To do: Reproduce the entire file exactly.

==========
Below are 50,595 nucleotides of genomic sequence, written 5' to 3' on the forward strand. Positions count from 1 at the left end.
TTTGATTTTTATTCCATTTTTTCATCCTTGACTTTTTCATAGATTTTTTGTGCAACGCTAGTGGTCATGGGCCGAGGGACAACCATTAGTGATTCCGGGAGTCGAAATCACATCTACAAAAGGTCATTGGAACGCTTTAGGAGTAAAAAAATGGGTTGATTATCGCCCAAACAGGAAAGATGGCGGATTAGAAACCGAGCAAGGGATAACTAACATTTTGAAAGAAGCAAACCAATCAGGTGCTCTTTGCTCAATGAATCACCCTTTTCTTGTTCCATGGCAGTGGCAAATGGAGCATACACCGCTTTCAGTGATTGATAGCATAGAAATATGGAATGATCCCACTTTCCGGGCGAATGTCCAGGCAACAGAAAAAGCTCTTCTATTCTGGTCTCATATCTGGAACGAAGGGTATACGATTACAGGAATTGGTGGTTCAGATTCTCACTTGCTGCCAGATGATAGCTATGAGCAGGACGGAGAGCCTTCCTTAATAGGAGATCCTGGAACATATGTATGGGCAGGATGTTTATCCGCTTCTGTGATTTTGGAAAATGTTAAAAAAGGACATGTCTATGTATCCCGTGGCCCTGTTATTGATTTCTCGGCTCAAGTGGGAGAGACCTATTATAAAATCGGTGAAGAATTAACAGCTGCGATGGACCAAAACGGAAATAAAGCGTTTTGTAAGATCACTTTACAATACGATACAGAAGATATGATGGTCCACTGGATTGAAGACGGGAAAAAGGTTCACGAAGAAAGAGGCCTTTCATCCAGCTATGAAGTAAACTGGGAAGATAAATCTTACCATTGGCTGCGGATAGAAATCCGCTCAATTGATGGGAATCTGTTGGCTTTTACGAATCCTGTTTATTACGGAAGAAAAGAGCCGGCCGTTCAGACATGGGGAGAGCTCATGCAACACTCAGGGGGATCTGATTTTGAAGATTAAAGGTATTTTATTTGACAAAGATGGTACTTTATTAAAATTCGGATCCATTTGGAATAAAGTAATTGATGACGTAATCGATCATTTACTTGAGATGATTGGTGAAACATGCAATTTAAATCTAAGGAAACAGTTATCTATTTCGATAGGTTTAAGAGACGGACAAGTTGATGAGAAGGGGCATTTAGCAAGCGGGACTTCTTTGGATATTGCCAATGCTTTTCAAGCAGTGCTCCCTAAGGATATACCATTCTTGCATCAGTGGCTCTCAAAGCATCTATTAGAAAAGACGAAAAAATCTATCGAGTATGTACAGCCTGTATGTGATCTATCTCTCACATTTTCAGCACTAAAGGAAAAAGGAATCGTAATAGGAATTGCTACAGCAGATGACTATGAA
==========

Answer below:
Below are 50,595 nucleotides of genomic sequence, written 5' to 3' on the forward strand. Positions count from 1 at the left end.
TTTGATTTTTATTCCATTTTTTCATCCTTGACTTTTTCATAGATTTTTTGTGCAACGCTAGTGGTCATGGGCCGAGGGACAACCATTAGTGATTCCGGGAGTCGAAATCACATCTACAAAAGGTCATTGGAACGCTTTAGGAGTAAAAAAATGGGTTGATTATCGCCCAAACAGGAAAGATGGCGGATTAGAAACCGAGCAAGGGATAACTAACATTTTGAAAGAAGCAAACCAATCAGGTGCTCTTTGCTCAATGAATCACCCTTTTCTTGTTCCATGGCAGTGGCAAATGGAGCATACACCGCTTTCAGTGATTGATAGCATAGAAATATGGAATGATCCCACTTTCCGGGCGAATGTCCAGGCAACAGAAAAAGCTCTTCTATTCTGGTCTCATATCTGGAACGAAGGGTATACGATTACAGGAATTGGTGGTTCAGATTCTCACTTGCTGCCAGATGATAGCTATGAGCAGGACGGAGAGCCTTCCTTAATAGGAGATCCTGGAACATATGTATGGGCAGGATGTTTATCCGCTTCTGTGATTTTGGAAAATGTTAAAAAAGGACATGTCTATGTATCCCGTGGCCCTGTTATTGATTTCTCGGCTCAAGTGGGAGAGACCTATTATAAAATCGGTGAAGAATTAACAGCTGCGATGGACCAAAACGGAAATAAAGCGTTTTGTAAGATCACTTTACAATACGATACAGAAGATATGATGGTCCACTGGATTGAAGACGGGAAAAAGGTTCACGAAGAAAGAGGCCTTTCATCCAGCTATGAAGTAAACTGGGAAGATAAATCTTACCATTGGCTGCGGATAGAAATCCGCTCAATTGATGGGAATCTGTTGGCTTTTACGAATCCTGTTTATTACGGAAGAAAAGAGCCGGCCGTTCAGACATGGGGAGAGCTCATGCAACACTCAGGGGGATCTGATTTTGAAGATTAAAGGTATTTTATTTGACAAAGATGGTACTTTATTAAAATTCGGATCCATTTGGAATAAAGTAATTGATGACGTAATCGATCATTTACTTGAGATGATTGGTGAAACATGCAATTTAAATCTAAGGAAACAGTTATCTATTTCGATAGGTTTAAGAGACGGACAAGTTGATGAGAAGGGGCATTTAGCAAGCGGGACTTCTTTGGATATTGCCAATGCTTTTCAAGCAGTGCTCCCTAAGGATATACCATTCTTGCATCAGTGGCTCTCAAAGCATCTATTAGAAAAGACGAAAAAATCTATCGAGTATGTACAGCCTGTATGTGATCTATCTCTCACATTTTCAGCACTAAAGGAAAAAGGAATCGTAATAGGAATTGCTACAGCAGATGACTATGAA